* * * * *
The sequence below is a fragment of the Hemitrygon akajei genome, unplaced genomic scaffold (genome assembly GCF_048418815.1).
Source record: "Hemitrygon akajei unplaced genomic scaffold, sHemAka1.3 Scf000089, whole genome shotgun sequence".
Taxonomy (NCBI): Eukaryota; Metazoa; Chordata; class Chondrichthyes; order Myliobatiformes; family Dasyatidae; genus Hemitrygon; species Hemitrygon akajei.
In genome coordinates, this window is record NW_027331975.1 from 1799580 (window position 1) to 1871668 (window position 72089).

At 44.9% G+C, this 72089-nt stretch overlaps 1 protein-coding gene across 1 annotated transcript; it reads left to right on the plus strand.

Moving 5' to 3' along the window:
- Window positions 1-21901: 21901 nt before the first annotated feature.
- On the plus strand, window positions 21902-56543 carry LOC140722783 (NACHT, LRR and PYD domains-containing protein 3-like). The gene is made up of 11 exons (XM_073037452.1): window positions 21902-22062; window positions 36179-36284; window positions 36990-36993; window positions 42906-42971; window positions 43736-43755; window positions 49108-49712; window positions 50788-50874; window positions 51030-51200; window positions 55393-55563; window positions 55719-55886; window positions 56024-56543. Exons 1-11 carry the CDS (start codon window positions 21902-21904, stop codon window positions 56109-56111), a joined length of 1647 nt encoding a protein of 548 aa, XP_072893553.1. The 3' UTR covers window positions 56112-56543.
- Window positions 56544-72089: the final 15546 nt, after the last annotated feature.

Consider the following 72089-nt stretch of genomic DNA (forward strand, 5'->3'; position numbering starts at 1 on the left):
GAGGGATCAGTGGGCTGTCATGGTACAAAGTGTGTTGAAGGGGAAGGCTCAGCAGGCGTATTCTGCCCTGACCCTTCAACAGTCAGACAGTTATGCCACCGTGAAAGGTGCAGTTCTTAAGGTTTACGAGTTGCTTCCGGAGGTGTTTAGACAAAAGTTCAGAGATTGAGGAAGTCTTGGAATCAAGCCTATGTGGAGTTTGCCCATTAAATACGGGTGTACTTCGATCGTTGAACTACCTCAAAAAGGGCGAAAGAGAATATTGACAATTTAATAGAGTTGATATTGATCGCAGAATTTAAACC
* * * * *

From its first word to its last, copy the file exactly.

The sequence below is a fragment of the Hemitrygon akajei genome, unplaced genomic scaffold (genome assembly GCF_048418815.1).
Source record: "Hemitrygon akajei unplaced genomic scaffold, sHemAka1.3 Scf000089, whole genome shotgun sequence".
Taxonomy (NCBI): Eukaryota; Metazoa; Chordata; class Chondrichthyes; order Myliobatiformes; family Dasyatidae; genus Hemitrygon; species Hemitrygon akajei.
In genome coordinates, this window is record NW_027331975.1 from 1799580 (window position 1) to 1871668 (window position 72089).

At 44.9% G+C, this 72089-nt stretch overlaps 1 protein-coding gene across 1 annotated transcript; it reads left to right on the plus strand.

Moving 5' to 3' along the window:
- Window positions 1-21901: 21901 nt before the first annotated feature.
- On the plus strand, window positions 21902-56543 carry LOC140722783 (NACHT, LRR and PYD domains-containing protein 3-like). The gene is made up of 11 exons (XM_073037452.1): window positions 21902-22062; window positions 36179-36284; window positions 36990-36993; window positions 42906-42971; window positions 43736-43755; window positions 49108-49712; window positions 50788-50874; window positions 51030-51200; window positions 55393-55563; window positions 55719-55886; window positions 56024-56543. Exons 1-11 carry the CDS (start codon window positions 21902-21904, stop codon window positions 56109-56111), a joined length of 1647 nt encoding a protein of 548 aa, XP_072893553.1. The 3' UTR covers window positions 56112-56543.
- Window positions 56544-72089: the final 15546 nt, after the last annotated feature.

Consider the following 72089-nt stretch of genomic DNA (forward strand, 5'->3'; position numbering starts at 1 on the left):
GAGGGATCAGTGGGCTGTCATGGTACAAAGTGTGTTGAAGGGGAAGGCTCAGCAGGCGTATTCTGCCCTGACCCTTCAACAGTCAGACAGTTATGCCACCGTGAAAGGTGCAGTTCTTAAGGTTTACGAGTTGCTTCCGGAGGTGTTTAGACAAAAGTTCAGAGATTGAGGAAGTCTTGGAATCAAGCCTATGTGGAGTTTGCCCATTAAATACGGGTGTACTTCGATCGTTGAACTACCTCAAAAAGGGCGAAAGAGAATATTGACAATTTAATAGAGTTGATATTGATCGCAGAATTTAAACC